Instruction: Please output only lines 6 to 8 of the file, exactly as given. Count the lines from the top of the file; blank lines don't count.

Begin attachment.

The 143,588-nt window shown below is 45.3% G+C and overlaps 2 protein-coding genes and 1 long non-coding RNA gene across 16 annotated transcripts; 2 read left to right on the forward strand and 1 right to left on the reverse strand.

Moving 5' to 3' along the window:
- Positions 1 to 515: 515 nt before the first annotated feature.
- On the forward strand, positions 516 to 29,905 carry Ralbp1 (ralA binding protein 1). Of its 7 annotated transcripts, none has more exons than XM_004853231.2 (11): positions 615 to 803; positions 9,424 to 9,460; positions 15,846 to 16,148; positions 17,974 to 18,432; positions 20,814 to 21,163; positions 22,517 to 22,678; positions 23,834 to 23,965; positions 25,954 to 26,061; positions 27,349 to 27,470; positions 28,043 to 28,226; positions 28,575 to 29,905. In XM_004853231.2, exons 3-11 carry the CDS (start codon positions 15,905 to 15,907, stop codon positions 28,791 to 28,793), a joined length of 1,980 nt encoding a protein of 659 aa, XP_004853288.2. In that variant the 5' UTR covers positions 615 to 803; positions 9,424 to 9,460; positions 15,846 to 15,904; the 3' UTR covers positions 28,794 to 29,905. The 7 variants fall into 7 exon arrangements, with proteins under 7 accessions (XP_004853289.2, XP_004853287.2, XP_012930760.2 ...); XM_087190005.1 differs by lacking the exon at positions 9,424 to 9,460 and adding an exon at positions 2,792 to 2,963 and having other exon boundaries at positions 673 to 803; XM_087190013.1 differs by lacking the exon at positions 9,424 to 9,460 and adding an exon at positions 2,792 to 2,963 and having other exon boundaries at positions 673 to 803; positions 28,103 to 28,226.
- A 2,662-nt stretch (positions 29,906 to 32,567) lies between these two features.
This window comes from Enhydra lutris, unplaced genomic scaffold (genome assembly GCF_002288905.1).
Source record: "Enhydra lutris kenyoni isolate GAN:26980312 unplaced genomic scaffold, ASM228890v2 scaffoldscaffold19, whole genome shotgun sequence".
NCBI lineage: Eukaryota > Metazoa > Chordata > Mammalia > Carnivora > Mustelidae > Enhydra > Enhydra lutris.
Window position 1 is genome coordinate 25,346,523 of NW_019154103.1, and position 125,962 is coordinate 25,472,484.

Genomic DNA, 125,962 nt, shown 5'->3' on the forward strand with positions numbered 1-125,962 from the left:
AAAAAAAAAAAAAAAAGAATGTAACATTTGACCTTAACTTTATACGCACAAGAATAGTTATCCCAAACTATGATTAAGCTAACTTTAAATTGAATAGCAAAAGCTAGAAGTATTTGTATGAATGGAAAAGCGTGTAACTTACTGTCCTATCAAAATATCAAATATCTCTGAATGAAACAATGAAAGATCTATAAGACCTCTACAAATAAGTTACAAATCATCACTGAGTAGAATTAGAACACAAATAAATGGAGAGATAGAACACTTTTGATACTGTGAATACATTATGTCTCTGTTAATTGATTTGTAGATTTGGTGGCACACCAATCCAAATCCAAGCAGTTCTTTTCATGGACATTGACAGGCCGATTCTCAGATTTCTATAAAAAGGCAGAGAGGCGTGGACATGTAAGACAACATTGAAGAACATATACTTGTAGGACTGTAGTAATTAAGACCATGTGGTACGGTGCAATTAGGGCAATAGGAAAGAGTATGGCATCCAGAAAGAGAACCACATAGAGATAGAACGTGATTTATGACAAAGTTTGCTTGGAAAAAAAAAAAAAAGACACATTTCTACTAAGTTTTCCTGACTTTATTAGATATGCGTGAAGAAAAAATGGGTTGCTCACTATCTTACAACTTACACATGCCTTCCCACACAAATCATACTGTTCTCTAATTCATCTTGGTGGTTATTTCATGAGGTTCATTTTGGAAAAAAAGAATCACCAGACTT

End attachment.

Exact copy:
This window comes from Enhydra lutris, unplaced genomic scaffold (genome assembly GCF_002288905.1).
Source record: "Enhydra lutris kenyoni isolate GAN:26980312 unplaced genomic scaffold, ASM228890v2 scaffoldscaffold19, whole genome shotgun sequence".
NCBI lineage: Eukaryota > Metazoa > Chordata > Mammalia > Carnivora > Mustelidae > Enhydra > Enhydra lutris.